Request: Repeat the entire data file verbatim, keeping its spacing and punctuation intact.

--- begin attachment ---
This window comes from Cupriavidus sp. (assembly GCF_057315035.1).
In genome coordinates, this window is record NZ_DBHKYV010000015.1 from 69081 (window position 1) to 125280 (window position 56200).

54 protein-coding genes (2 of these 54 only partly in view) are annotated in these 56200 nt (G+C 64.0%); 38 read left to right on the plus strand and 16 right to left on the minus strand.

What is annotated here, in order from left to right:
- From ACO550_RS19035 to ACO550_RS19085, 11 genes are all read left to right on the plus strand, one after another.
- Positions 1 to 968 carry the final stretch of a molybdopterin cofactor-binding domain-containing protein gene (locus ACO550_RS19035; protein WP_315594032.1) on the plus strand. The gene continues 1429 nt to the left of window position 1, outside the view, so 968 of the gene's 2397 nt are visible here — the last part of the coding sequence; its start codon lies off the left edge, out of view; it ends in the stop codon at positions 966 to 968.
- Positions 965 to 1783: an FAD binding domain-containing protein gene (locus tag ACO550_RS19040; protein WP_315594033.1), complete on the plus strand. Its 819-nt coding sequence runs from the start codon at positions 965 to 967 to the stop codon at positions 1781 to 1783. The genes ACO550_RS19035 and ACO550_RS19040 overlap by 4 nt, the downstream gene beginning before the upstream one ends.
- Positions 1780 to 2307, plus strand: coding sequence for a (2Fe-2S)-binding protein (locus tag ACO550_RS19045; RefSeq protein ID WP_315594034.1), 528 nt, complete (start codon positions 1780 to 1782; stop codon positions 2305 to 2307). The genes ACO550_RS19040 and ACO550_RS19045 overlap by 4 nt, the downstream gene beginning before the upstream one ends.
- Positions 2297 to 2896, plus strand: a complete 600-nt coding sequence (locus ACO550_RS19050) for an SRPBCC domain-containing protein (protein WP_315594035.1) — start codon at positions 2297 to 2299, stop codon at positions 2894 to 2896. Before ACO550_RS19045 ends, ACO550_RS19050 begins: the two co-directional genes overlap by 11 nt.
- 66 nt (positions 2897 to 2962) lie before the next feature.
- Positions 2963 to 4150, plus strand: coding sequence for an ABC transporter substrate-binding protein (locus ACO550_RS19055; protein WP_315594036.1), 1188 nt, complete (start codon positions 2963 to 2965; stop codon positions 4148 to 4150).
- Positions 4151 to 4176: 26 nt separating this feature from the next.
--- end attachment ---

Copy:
This window comes from Cupriavidus sp. (assembly GCF_057315035.1).
In genome coordinates, this window is record NZ_DBHKYV010000015.1 from 69081 (window position 1) to 125280 (window position 56200).

54 protein-coding genes (2 of these 54 only partly in view) are annotated in these 56200 nt (G+C 64.0%); 38 read left to right on the plus strand and 16 right to left on the minus strand.

What is annotated here, in order from left to right:
- From ACO550_RS19035 to ACO550_RS19085, 11 genes are all read left to right on the plus strand, one after another.
- Positions 1 to 968 carry the final stretch of a molybdopterin cofactor-binding domain-containing protein gene (locus ACO550_RS19035; protein WP_315594032.1) on the plus strand. The gene continues 1429 nt to the left of window position 1, outside the view, so 968 of the gene's 2397 nt are visible here — the last part of the coding sequence; its start codon lies off the left edge, out of view; it ends in the stop codon at positions 966 to 968.
- Positions 965 to 1783: an FAD binding domain-containing protein gene (locus tag ACO550_RS19040; protein WP_315594033.1), complete on the plus strand. Its 819-nt coding sequence runs from the start codon at positions 965 to 967 to the stop codon at positions 1781 to 1783. The genes ACO550_RS19035 and ACO550_RS19040 overlap by 4 nt, the downstream gene beginning before the upstream one ends.
- Positions 1780 to 2307, plus strand: coding sequence for a (2Fe-2S)-binding protein (locus tag ACO550_RS19045; RefSeq protein ID WP_315594034.1), 528 nt, complete (start codon positions 1780 to 1782; stop codon positions 2305 to 2307). The genes ACO550_RS19040 and ACO550_RS19045 overlap by 4 nt, the downstream gene beginning before the upstream one ends.
- Positions 2297 to 2896, plus strand: a complete 600-nt coding sequence (locus ACO550_RS19050) for an SRPBCC domain-containing protein (protein WP_315594035.1) — start codon at positions 2297 to 2299, stop codon at positions 2894 to 2896. Before ACO550_RS19045 ends, ACO550_RS19050 begins: the two co-directional genes overlap by 11 nt.
- 66 nt (positions 2897 to 2962) lie before the next feature.
- Positions 2963 to 4150, plus strand: coding sequence for an ABC transporter substrate-binding protein (locus ACO550_RS19055; protein WP_315594036.1), 1188 nt, complete (start codon positions 2963 to 2965; stop codon positions 4148 to 4150).
- Positions 4151 to 4176: 26 nt separating this feature from the next.